MAPLE PARK – A new tap house goes back to the roots of Maple Park and to delicious basics when it comes to food. Christened after the town's original name, Lodi celebrated its grand opening in early April.
My dining companion and I decided to take a relaxed drive into the country and wound our way to Lodi Tap House, near the intersection of Pleasant and Main streets, an apt geographic marker for what awaited inside the quaint, rustic building.
With a nod to old-fashioned tin ceilings and a bar set on corrugated metal, the space is lit by pendants made from beer growlers, their bases removed to accommodate long-filament bulbs.
And for its Mug Club, a few hundred numbered mugs in different shapes and hues adorn the walls, hanging on railroad spikes welded to black pipe. The same pipe serves as bases for the dining room tables. Feeding the old-timey atmosphere are vintage looking maps and images of the village.
We were lucky to find a spot on a crowded early Saturday evening. The menu, rather than being overly large, focuses on Lodi's specialties. We shared a cup of excellent French onion soup, brimming with caramelized onions in a beef marrow broth for a rich flavor that avoided the common pitfall of too much salt. A decadent cap of toasted cheese atop bread completed the opener.
My companion was torn between the black Angus burgers, buttermilk-brined chicken sandwich, shrimp 'n' chips and the Cobb salad, but opted for the pulled pork sandwich on a brioche bun, made from pork slow-cooked for 13 hours. He loved the well-executed dish and the generous serving of tender pulled pork with house-made barbecue sauce. It arrived with fries and a tangy, creamy cole slaw.
I couldn't resist what's listed on the menu as the house feature – Franklin's fried chicken. Our server let us know it would take 30 minutes, but that left us time to peruse the thoughtfully curated beverages from the bar. And when the chicken did arrive, it was more than worth the wait. The dark meat I requested was tender and juicy inside a heavenly batter that was a knockout both for texture and delicately seasoned taste.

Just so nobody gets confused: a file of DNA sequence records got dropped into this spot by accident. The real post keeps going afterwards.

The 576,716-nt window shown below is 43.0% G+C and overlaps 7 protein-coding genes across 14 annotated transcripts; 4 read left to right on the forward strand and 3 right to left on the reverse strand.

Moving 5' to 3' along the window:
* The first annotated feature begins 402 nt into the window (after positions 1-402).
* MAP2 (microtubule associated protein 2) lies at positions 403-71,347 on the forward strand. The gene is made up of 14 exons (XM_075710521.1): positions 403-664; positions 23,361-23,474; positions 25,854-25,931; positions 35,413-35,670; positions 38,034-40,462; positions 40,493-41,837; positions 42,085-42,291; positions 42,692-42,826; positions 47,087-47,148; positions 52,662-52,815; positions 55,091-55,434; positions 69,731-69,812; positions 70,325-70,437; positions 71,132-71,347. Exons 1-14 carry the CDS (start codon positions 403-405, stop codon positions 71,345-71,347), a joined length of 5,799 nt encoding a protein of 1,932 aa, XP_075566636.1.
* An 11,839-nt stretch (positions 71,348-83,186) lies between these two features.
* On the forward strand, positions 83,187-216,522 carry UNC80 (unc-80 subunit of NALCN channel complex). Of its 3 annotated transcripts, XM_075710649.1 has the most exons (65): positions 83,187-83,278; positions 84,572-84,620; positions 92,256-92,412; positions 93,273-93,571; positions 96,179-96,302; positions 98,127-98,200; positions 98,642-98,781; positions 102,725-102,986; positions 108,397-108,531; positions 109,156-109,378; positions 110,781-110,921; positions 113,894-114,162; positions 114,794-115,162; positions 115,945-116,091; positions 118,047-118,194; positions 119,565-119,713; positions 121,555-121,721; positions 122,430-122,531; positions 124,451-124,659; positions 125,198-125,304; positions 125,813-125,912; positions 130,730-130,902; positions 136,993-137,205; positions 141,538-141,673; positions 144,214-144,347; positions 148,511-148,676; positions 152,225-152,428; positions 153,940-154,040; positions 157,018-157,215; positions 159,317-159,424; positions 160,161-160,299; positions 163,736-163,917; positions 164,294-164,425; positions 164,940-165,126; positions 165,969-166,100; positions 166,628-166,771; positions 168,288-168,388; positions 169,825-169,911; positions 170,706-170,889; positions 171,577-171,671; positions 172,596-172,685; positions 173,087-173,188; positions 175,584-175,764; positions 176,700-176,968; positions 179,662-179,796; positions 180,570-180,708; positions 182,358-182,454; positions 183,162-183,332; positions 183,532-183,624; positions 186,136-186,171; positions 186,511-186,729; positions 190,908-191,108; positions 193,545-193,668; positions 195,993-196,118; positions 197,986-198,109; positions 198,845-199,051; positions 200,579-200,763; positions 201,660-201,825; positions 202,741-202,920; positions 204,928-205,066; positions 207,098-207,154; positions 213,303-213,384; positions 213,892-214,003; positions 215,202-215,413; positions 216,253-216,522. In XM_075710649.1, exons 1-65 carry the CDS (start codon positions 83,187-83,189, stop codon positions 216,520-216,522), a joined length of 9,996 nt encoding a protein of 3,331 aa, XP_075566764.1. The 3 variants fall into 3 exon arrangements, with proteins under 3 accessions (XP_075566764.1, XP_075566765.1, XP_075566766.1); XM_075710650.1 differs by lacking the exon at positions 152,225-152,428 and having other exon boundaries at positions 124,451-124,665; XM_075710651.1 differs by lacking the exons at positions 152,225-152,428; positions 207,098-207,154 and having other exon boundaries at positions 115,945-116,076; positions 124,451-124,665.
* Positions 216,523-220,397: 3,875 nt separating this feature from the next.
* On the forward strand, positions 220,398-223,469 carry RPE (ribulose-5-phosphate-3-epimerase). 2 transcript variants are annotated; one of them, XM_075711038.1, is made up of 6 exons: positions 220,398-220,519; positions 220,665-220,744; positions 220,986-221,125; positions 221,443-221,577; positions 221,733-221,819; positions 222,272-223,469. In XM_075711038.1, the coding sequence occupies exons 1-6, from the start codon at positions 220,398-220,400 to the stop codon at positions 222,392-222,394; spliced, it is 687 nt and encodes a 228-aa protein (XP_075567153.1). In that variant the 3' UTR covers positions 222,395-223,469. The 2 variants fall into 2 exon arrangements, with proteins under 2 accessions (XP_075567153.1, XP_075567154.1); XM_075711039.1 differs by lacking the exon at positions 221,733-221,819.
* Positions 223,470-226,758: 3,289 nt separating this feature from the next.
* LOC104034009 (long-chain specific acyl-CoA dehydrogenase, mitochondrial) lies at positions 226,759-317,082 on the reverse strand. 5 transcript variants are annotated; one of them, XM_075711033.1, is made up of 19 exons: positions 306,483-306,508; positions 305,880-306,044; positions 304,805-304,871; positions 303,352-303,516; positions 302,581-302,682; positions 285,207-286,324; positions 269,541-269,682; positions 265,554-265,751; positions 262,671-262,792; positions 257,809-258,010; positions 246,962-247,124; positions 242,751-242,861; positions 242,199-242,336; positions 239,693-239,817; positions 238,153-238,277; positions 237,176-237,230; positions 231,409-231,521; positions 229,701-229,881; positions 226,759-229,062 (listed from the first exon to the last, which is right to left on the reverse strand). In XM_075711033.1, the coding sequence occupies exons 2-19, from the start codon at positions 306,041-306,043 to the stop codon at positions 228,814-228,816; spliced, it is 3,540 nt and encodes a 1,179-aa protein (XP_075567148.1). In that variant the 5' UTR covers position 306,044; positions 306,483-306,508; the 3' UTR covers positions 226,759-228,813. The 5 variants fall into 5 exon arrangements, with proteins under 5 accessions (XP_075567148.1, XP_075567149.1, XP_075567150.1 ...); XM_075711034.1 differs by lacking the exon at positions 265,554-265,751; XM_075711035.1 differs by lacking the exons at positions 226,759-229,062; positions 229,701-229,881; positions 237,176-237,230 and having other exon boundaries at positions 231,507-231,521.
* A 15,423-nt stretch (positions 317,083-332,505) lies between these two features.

For a down-home touch, meals are served in deep-dish pie plate tins.
Several televisions dot the room, and the convivial crowd cheered the Preakness winner the evening we dined there. Board games are available to pass the time.
Behind the bar is a large blackboard listing the rotating beers, many on tap. The Lodi twist is that they are all sourced from Illinois breweries, stretching from Lemont to Chicago to Geneva, Crystal Lake and beyond. To let palates be adventurous, there are beer flights offering five samples.
My companion enjoyed a creamy, dark milk stout. Because I'm not often a beer drinker, I asked, with trepidation, if the bar featured any wines, and was delighted to be offered a short, Illinois-centric wine list, with selections from Acquaviva Winery right in Maple Park to the nice dry Ginochhio red I enjoyed from August Hill Winery in Utica.
And when it comes to spirits, they too hail from our own state, whether it's Herrington vodka or gin from Fox River Distilling in Geneva to DeKalb's Whiskey Acres and its very smooth bourbon.
The spirits are showcased in a wide array of mule cocktails, incorporating Windmill Ginger Brew from Geneva. Whimsically named specialty cocktails also are available.
While we savored our leisurely dinner, we noticed carry-outs are popular and learned that breakfast is served Saturdays and Sundays.
The Mystery Diner is a newsroom employee at the Kane County Chronicle. The diner’s identity is not revealed to the restaurant staff before or during the meal. The Mystery Diner visits a different restaurant and then reports on the experience. If the Mystery Diner cannot recommend the establishment, we will not publish a review.
Lodi Tap House
WHERE: 309 W. Main St.
HOURS: 11 a.m. to 11 p.m. Monday through Friday and from 7 a.m. to 11 p.m. Saturday and Sunday
INFO: loditaphouse.com, 815-827-0827